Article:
“I have landed the great whale; I mean ’Answer to Job. I can´t say I have fully digested this tour de force of the unconscious. It still goes on rumbling a bit, rather like an earthquake” (Letters 2, 17-18).

This is what C.G Jung wrote to Aniela Jaffé in a letter, sent from his tower in Bollingen 29th of May 1951. The book is indeed a mouthful and to help us understand and unpack this much-debated work of Jung, I have invited Paul Bishop again to the podcast.

Paul has written the most extensive commentary on the book, released in 2002 by Routledge as Answer to Job – A commentary.

In this conversation, Paul helps us to place this book in Jung’s overall psychological oeuvre and to understand the main arguments Jung raised in defense of Job. We discuss the reception of the work and Martin Buber’s critique of Jung as a Gnostic and his powerful reaction to this “accusation”. We’re also discussing how to understand Answer to Job in view of the publication of Jung’s Liber Novus.

We continue to return to the key questions examined in the Biblical Story of Job and commented on by Jung. How can the suffering and injustice in the world be reconciled with the image of God that was taught to us? If God is good, where does evil come from?

Sonu Shamdasani reminds us of the important arch one can find between the experiences of Jung as articulated in Liber Novus and the “theology” presented late in life in Answer to Job when writing that:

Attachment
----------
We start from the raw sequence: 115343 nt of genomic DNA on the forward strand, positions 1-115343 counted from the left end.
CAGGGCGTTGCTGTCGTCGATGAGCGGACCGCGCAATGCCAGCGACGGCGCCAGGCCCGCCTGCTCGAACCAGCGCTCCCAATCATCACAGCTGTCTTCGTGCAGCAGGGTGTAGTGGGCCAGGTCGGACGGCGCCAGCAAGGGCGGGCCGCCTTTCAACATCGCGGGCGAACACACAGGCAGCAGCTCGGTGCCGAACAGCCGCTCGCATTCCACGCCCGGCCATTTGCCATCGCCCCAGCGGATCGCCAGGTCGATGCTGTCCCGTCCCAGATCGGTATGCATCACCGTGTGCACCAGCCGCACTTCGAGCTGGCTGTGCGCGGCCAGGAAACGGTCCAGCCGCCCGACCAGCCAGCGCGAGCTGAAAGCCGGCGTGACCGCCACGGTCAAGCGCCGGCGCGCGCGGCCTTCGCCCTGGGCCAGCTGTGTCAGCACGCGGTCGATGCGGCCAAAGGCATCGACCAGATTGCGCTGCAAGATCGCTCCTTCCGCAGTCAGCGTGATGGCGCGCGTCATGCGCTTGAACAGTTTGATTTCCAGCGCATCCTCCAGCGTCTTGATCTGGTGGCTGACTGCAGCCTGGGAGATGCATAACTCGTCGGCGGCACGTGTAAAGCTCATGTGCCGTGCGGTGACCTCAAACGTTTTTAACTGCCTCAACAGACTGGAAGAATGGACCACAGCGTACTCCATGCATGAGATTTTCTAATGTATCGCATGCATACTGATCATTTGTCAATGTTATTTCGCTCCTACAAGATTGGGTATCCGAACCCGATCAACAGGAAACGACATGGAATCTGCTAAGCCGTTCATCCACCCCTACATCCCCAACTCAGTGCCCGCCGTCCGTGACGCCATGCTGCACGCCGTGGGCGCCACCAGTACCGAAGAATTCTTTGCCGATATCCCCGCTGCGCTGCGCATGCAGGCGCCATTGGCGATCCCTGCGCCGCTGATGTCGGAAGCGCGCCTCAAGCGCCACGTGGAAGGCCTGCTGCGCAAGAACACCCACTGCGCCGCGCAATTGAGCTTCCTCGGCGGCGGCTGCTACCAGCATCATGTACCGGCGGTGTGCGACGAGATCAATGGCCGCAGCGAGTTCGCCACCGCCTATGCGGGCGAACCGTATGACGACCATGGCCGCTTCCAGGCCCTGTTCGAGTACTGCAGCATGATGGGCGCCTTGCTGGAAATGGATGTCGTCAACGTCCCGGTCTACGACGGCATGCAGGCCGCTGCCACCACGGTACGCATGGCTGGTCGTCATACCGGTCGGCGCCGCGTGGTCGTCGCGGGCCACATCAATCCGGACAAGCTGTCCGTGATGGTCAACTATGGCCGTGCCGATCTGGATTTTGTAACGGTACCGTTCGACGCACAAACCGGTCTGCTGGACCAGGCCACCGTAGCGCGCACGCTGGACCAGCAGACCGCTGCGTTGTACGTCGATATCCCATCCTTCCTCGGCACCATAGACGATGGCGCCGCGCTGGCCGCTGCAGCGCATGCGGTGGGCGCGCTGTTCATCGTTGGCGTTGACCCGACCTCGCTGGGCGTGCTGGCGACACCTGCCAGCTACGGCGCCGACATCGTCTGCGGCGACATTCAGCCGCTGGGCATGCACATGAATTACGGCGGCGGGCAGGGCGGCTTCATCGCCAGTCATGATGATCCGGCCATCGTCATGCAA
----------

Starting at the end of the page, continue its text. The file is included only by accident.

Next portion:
“…it was in the Answer to Job that the theology first articulated in Liber Novus – the themes of the progressive incarnation of the God, the necessity for “Christification,” and the replacement of the one-sided Christian God image with one that encompassed evil within in – found it’s definitive expression and elaboration.” (ix).

I hope you will enjoy this conversation. Please share your feedback after you listen in the comment section below.

Ps. I highly recommend you to seek out the latest publication by Paul Bishop, Nietzsche’s the Anti-Christ: A Critical Introduction and Guide (Edinburgh Critical Guides to Nietzsche) that was released by Edinburgh University Press earlier this year.

Leave a Reply

Your email address will not be published. Required fields are marked *